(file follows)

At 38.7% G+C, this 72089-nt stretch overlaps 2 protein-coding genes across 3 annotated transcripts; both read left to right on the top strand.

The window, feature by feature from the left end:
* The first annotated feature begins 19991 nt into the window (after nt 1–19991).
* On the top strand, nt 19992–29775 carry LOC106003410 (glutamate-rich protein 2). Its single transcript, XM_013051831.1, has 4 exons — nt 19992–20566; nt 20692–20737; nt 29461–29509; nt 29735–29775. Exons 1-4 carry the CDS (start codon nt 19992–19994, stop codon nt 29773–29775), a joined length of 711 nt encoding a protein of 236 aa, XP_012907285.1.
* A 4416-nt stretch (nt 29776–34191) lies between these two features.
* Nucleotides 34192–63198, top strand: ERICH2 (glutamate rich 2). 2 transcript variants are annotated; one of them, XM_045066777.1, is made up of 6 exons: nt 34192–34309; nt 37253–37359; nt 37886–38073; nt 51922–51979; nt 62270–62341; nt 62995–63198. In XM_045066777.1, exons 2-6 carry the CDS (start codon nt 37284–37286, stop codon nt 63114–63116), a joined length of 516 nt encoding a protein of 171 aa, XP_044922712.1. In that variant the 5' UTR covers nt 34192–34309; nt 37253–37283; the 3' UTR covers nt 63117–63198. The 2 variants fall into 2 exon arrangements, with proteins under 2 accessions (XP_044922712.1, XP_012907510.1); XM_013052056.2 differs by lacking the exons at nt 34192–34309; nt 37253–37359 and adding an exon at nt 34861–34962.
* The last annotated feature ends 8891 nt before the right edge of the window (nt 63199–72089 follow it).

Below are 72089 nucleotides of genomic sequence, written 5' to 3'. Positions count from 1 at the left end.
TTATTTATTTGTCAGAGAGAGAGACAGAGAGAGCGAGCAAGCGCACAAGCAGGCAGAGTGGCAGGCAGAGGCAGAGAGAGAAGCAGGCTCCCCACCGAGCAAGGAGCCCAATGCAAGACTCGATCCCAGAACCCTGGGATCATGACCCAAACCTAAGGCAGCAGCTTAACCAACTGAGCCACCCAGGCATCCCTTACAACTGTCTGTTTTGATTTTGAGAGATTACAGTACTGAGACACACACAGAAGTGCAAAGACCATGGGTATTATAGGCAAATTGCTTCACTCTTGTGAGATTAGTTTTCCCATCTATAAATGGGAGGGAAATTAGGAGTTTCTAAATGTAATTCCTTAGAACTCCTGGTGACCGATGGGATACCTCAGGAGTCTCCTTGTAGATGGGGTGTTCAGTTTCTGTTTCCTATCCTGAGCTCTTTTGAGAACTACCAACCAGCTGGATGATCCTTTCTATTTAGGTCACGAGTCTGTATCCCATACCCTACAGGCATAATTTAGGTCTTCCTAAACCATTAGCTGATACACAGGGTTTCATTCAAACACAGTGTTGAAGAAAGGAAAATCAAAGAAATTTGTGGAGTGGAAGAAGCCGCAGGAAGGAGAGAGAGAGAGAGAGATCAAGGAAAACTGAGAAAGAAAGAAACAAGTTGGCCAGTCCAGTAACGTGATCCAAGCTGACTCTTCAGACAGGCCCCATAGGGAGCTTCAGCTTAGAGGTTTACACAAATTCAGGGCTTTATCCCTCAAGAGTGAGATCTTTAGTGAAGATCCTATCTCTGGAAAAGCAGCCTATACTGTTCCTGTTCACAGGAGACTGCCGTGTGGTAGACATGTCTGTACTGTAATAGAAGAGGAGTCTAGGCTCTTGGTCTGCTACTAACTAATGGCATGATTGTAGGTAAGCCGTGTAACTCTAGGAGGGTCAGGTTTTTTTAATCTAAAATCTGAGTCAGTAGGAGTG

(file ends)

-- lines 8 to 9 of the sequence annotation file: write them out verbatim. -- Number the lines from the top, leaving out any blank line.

Below are 72089 nucleotides of genomic sequence, written 5' to 3'. Positions count from 1 at the left end.
TTATTTATTTGTCAGAGAGAGAGACAGAGAGAGCGAGCAAGCGCACAAGCAGGCAGAGTGGCAGGCAGAGGCAGAGAGAGAAGCAGGCTCCCCACCGAGCAAGGAGCCCAATGCAAGACTCGATCCCAGAACCCTGGGATCATGACCCAAACCTAAGGCAGCAGCTTAACCAACTGAGCCACCCAGGCATCCCTTACAACTGTCTGTTTTGATTTTGAGAGATTACAGTACTGAGACACACACAGAAGTGCAAAGACCATGGGTATTATAGGCAAATTGCTTCACTCTTGTGAGATTAGTTTTCCCATCTATAAATGGGAGGGAAATTAGGAGTTTCTAAATGTAATTCCTTAGAACTCCTGGTGACCGATGGGATACCTCAGGAGTCTCCTTGTAGATGGGGTGTTCAGTTTCTGTTTCCTATCCTGAGCTCTTTTGAGAACTACCAACCAGCTGGATGATCCTTTCTATTTAGGTCACGAGTCTGTATCCCATACCCTACAGGCATAATTTAGGTCTTCCTAAACCATTAGCTGATACACAGGGTTTCATTCAAACACAGTGTTGAAGAAAGGAAAATCAAAGAAATTTGTGGAGTGGAAGAAGCCGCAGGAAGGAGAGAGAGAGAGAGAGATCAAGGAAAACTGAGAAAGAAAGAAACAAGTTGGCCAGTCCAGTAACGTGATCCAAGCTGACTCTTCAGACAGGCCCCATAGGGAGCTTCAGCTTAGAGGTTTACACAAATTCAGGGCTTTATCCCTCAAGAGTGAGATCTTTAGTGAAGATCCTATCTCTGGAAAAGCAGCCTATACTGTTCCTGTTCACAGGAGACTGCCGTGTGGTAGACATGTCTGTACTGTAATAGAAGAGGAGTCTAGGCTCTTGGTCTGCTACTAACTAATGGCATGATTGTAGGTAAGCCGTGTAACTCTAGGAGGGTCAGGTTTTTTTAATCTAAAATCTGAGTCAGTAGGAGTG